On 2 October 2014, Prime Minister announced the Swachh Bharat Mission (SBM), which targets eradicating open defecation in India by 2019.
SBM is a much-needed endeavour to improve sanitation standards in India.
Globally, India had a worse record than even poorer regions such as Sub-Saharan Africa, Haiti, Ghana, etc. in terms of open defecation.
What has been the progress?
Between October 2014 and February 2016, the share of rural households defecating in the open went down by just over seven percentage points.
The figure was still above the halfway mark.
Both the extent of open defecation and their progress in eradicating it varies greatly across states.
What are the problems?
Toilet Coverage - The states which recorded better toilet coverage also had a lower share of households contributing to open defecation.
Sikkim, Kerala, Himachal Pradesh and Haryana, which had higher individual toilet coverage, fared best in terms of rural sanitation.
Odisha, Bihar, Jammu & Kashmir, Jharkhand and Telangana with less coverage were among the laggards.
Usage - 6% of households in India reported open defecation despite having toilets.
Access to Water - It is important in determining toilet use. 63% of the households that defecated in the open reported having toilets without running water.
States with poor access to water in toilets have a higher share of households contributing to open defecation. e.g Jharkhand, Odisha, Madhya Pradesh, Chhattisgarh and Bihar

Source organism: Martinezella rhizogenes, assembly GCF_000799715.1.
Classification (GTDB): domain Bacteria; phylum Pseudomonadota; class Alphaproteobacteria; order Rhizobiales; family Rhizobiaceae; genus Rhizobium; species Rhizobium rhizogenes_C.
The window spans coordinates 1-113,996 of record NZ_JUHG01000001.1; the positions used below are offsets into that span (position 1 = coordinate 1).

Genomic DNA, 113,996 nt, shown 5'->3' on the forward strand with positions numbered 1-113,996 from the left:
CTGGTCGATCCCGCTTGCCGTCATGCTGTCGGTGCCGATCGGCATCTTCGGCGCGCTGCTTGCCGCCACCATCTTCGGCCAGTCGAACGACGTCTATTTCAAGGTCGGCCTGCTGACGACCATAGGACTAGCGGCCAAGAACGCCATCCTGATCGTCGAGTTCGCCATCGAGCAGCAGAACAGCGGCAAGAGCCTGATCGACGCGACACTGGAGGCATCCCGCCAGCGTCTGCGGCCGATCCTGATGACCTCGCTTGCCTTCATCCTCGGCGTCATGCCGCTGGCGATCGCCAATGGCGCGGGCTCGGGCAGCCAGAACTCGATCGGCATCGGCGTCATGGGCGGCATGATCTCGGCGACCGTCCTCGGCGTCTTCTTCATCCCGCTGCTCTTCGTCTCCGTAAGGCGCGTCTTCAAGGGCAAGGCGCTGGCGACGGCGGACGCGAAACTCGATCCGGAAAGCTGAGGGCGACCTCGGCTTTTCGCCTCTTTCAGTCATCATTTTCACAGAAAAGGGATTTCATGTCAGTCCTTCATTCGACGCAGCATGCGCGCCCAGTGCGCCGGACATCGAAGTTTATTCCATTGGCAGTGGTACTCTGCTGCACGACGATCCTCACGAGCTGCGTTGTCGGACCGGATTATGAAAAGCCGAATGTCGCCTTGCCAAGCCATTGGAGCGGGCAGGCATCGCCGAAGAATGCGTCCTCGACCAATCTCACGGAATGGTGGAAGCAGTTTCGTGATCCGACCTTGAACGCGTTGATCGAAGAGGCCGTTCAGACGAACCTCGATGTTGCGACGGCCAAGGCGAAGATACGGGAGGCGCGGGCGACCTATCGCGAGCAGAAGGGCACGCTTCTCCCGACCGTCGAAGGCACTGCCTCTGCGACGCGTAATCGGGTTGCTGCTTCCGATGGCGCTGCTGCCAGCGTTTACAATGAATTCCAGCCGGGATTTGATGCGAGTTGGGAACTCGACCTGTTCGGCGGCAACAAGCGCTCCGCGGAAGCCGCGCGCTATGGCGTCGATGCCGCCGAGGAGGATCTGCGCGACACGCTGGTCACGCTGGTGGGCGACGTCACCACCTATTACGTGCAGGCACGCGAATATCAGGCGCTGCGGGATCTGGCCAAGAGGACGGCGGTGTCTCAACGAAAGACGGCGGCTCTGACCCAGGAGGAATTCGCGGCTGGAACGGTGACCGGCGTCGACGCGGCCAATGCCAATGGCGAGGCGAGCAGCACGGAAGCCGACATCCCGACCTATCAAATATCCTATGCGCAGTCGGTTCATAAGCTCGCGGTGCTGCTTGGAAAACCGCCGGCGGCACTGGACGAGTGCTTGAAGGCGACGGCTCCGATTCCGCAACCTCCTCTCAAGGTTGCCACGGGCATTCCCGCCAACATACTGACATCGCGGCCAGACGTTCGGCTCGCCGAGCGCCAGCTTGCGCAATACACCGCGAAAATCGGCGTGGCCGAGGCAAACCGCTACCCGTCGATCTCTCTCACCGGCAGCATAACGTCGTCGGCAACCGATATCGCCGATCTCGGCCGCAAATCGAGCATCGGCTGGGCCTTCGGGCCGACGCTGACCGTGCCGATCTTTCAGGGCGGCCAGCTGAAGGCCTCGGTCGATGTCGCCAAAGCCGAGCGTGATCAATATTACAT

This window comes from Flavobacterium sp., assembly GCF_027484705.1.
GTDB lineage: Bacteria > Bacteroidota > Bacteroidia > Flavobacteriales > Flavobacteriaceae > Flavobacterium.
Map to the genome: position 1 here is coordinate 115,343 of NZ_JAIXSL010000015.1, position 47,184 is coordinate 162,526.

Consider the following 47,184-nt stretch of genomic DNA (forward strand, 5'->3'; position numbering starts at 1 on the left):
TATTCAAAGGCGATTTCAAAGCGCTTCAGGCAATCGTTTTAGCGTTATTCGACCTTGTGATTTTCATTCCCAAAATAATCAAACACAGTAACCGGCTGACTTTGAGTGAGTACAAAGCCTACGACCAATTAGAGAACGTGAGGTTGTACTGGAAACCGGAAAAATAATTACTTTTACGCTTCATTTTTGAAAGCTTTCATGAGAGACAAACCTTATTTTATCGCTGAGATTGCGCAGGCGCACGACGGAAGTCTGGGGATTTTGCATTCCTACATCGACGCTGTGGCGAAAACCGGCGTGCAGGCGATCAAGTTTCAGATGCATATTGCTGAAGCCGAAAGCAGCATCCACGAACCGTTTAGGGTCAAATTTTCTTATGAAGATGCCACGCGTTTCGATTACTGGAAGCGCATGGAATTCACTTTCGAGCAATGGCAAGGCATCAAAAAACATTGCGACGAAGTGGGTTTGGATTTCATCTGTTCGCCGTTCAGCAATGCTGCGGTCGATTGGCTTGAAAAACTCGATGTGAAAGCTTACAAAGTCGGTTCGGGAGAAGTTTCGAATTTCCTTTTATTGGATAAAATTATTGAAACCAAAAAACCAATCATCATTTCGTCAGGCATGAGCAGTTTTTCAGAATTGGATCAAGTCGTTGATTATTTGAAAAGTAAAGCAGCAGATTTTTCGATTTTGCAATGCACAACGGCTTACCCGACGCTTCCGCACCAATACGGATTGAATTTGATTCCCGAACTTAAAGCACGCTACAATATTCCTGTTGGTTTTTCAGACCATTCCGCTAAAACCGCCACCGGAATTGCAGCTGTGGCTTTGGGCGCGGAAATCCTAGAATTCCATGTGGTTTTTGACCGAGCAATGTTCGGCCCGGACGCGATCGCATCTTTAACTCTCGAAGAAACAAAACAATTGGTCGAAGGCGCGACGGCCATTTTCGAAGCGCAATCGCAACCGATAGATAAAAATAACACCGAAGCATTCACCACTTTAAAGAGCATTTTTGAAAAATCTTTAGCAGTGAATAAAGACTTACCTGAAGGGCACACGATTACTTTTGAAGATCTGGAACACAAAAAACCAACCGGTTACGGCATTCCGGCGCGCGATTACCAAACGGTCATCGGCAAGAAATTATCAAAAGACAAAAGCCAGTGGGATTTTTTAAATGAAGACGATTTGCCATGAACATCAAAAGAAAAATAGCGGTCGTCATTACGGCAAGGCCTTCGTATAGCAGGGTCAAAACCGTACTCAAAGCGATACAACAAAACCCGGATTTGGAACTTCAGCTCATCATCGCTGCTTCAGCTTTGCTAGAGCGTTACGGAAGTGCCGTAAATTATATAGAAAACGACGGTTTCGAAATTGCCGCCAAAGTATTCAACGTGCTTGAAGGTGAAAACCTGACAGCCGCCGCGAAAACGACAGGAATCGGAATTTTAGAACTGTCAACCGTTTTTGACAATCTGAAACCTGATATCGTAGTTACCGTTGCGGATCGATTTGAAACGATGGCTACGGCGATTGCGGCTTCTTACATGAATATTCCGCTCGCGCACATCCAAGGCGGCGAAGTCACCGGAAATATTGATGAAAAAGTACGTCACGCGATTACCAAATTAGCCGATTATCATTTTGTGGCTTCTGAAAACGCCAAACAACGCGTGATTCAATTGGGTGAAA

Budget - The government set aside Rs 9,000 crore for rural sanitation in the 2016-17 Union budget but this has been accompanied by declining funds for the National Rural Drinking Water Programme.
This is unlikely to help eradicate open defecation.
Caste-based discrimination in the provision of water also seems to be responsible for low toilet usage.
Out of the 102 hand-pumps constructed in village in Rajasthan in the last 10 years, only two could be located in areas inhabited by lower-caste people.
With a regular toilet requiring at least 20-30 litres of water in a day for smooth functioning, even obtaining a few litres every day is a struggle in these areas.
Maintenance of toilets - It is critical to ensure usage.
What should be done?
It is essential to meet all the above shortcomings to achieve Swacch Bharat.
But it is to be remembered that eradicating open defecation would require much more than just meeting toilet construction targets.
Spending on toilet construction has steadily grown but the spending on the expenditure for behaviour change campaign activities is much less. In October, it constituted just 0.8% of the spending on construction of toilets.
Even that is limited to big billboards and advertisements.
But it has more to do with person to person engagement.
It is to be noted that the demand for toilets that will eliminate open defecation.
Therefore demand for toilets has to be created at local level and then people need to be made aware of sanitation.